The second memo, Trump’s Executive Order Banning Refugees is Unconstitutional, focuses on President Trump’s Executive Order of January 27th on travel and immigration–the “Muslim Ban”–specifically noting how the text of the EO in direct violation of the Establishment Clause of the First Amendment of the United States Constitution.  The memo states, “The Executive Order amounts to both a form of state sponsored discrimination against persons of one particular faith and a religious preference for persons of another faith, in violation of the First Amendment of the Constitution.”

The memos, co-written by PRPCP Director Elizabeth Reiner Platt, Associate Directors Ashe McGovern and Kira C. Shepherd, with the support of Faculty Advisor Professor Katherine Franke, may be found at the PRPCP policy page.  Detailed blog posts regarding both analyses may be found on the PRPCP Blog.

Add a comment

Comments are subject to moderation and do not necessarily reflect the opinions of
Columbia Law School or Columbia University.



"Homeland" Security Abortion Rights Activism Adoption adultery Advocacy Affordable Care Act Alien Tort Claims Act Amicus Brief Asylum Bankruptcy BDS Bullying Census Politics Children Citizenship Civil Unions Clinic Columbia Law School Compulsory Marriage Condoms Contraception Contraception Mandate Cordoba House Criminal Law Cures for Homosexuality Defense of Marriage Act Disability Rights Discrimination Divorce Domestic Partnership Domestic Violence Domestic Workers Don't Ask Don't Tell Earth Day Economic Justice Education Egypt Elections Employment Discrimination ENDA Estate Planning Events Family Law Fellowships femininity Feminism Free Speech Gender and Technology Gender Identity Discrimination Gendering the Economy Gender Justice GSL Online Haiti Hate Crimes Health Care Hilary Clinton Hillary Clinton Hiring HIV HIV Discrimination Hobby Lobby Homelessness Homophobia Housing Human Rights Identity Politics Illegitimacy (sic) Immigration Reform In-ing Incest India International Law Intersectional Feminism Islamophobia Israel Jobs Justice Sotomayor King & Spalding Labor Trafficking Land Reform Law School Legal Profession Legal Scholarship Lesbian & Gay Parenting LGBT Parenting Marital Status Discrimination Marriage Marriage Equality Masculinity Medicaid Michelle Obama Migration Military National Security Obama Administration Obama Appointments Obergefell Outing OWS Palestine Parenting Pinkwashing Policing Politics of the Veil Polyamory Popular Culture Pornograpy Pregnancy Presidential Politics Prisons Privacy Products Liability Profanity Prop 8 Prosecutorial Discretion Publications Public Rights/Private Conscience Public Rights/Private Conscience Project Queer Theory Queer vs. Gay Rights Race and Racism Racial Stereotyping Rape Religion Religious Accommodation Religious Exemption Religious Exemptions Religious Freedom Restoration Act Religious Fundamentalism Reproductive Rights Reproductive Technology RFRA Romania Rwanda Sartorial Commentary Schools Sex Discrimination Sex Education Sex Stereotyping Sexting Sex Trafficking Sexual Assault Sexual Duplicity Sexual Harassment Sexual Health Sexuality and Gender Law Clinic Sexual Orientation Discrimination Sex Work Silencing of voices SMUG Sodomy Law Reform Solidarity Sports Supreme Court Surrogacy Technology Title IX Trafficking Transgender Uganda Uncategorized Violence Women and Poverty Women of Color Work Zimbabwe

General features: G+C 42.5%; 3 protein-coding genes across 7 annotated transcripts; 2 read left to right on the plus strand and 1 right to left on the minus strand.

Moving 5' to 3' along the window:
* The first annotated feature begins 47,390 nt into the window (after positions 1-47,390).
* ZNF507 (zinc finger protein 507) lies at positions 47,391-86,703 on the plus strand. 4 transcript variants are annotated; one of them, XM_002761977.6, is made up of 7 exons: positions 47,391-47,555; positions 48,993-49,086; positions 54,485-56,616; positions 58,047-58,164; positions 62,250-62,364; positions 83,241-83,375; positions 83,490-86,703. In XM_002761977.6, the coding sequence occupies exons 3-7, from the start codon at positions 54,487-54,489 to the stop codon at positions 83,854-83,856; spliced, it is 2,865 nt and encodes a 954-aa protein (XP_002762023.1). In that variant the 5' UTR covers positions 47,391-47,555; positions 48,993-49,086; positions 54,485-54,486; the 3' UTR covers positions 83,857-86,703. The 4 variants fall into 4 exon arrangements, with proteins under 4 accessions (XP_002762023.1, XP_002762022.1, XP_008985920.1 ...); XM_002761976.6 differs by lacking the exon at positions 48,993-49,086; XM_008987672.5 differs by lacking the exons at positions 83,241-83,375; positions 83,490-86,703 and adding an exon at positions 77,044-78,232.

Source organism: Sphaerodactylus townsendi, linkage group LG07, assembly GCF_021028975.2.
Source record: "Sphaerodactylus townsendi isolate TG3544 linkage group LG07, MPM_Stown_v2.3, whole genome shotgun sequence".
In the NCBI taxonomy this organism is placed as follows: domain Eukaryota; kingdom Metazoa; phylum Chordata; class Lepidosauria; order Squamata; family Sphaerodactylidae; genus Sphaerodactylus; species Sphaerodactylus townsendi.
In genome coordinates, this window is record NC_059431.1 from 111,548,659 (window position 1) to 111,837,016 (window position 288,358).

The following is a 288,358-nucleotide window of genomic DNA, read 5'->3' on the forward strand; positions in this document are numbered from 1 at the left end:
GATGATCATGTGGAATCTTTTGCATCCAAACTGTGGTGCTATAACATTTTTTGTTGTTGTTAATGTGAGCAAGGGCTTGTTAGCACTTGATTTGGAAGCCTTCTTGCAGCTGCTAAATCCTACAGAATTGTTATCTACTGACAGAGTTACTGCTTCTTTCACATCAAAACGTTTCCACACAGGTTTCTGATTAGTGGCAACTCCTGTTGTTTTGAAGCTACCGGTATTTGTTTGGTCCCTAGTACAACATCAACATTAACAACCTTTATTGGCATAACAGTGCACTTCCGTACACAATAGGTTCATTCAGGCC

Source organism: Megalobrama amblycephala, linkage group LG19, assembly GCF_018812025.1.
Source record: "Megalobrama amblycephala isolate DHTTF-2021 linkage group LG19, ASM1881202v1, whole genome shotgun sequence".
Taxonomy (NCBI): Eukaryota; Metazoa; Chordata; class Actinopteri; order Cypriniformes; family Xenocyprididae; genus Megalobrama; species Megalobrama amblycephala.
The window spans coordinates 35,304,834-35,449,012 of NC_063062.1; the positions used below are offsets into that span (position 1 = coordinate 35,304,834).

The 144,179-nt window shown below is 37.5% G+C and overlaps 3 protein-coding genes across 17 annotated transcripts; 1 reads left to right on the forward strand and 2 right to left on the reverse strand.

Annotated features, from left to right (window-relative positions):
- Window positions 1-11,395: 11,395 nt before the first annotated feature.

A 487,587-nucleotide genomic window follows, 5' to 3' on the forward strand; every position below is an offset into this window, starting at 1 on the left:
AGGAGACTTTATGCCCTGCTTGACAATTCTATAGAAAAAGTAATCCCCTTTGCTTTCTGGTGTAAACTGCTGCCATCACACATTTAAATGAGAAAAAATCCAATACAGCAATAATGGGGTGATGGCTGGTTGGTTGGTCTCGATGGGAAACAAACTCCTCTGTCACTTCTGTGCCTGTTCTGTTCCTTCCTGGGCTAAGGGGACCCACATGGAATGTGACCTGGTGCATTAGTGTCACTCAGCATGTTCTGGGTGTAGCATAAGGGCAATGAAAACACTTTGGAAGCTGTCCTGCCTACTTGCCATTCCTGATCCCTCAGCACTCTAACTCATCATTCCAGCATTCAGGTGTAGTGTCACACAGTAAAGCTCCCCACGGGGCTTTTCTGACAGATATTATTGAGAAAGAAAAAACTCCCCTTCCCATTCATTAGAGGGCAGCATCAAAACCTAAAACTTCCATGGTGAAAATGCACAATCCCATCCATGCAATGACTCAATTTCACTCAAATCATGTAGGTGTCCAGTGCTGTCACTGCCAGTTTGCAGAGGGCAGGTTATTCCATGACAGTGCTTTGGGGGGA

Academic Calendar  |  Resources for Employers  |  Campus Map & Directory  |  Columbia University  |  Jobs at Columbia  |  Contact Us

© Copyright 2009, Columbia Law School. For questions or comments, please contact the webmaster.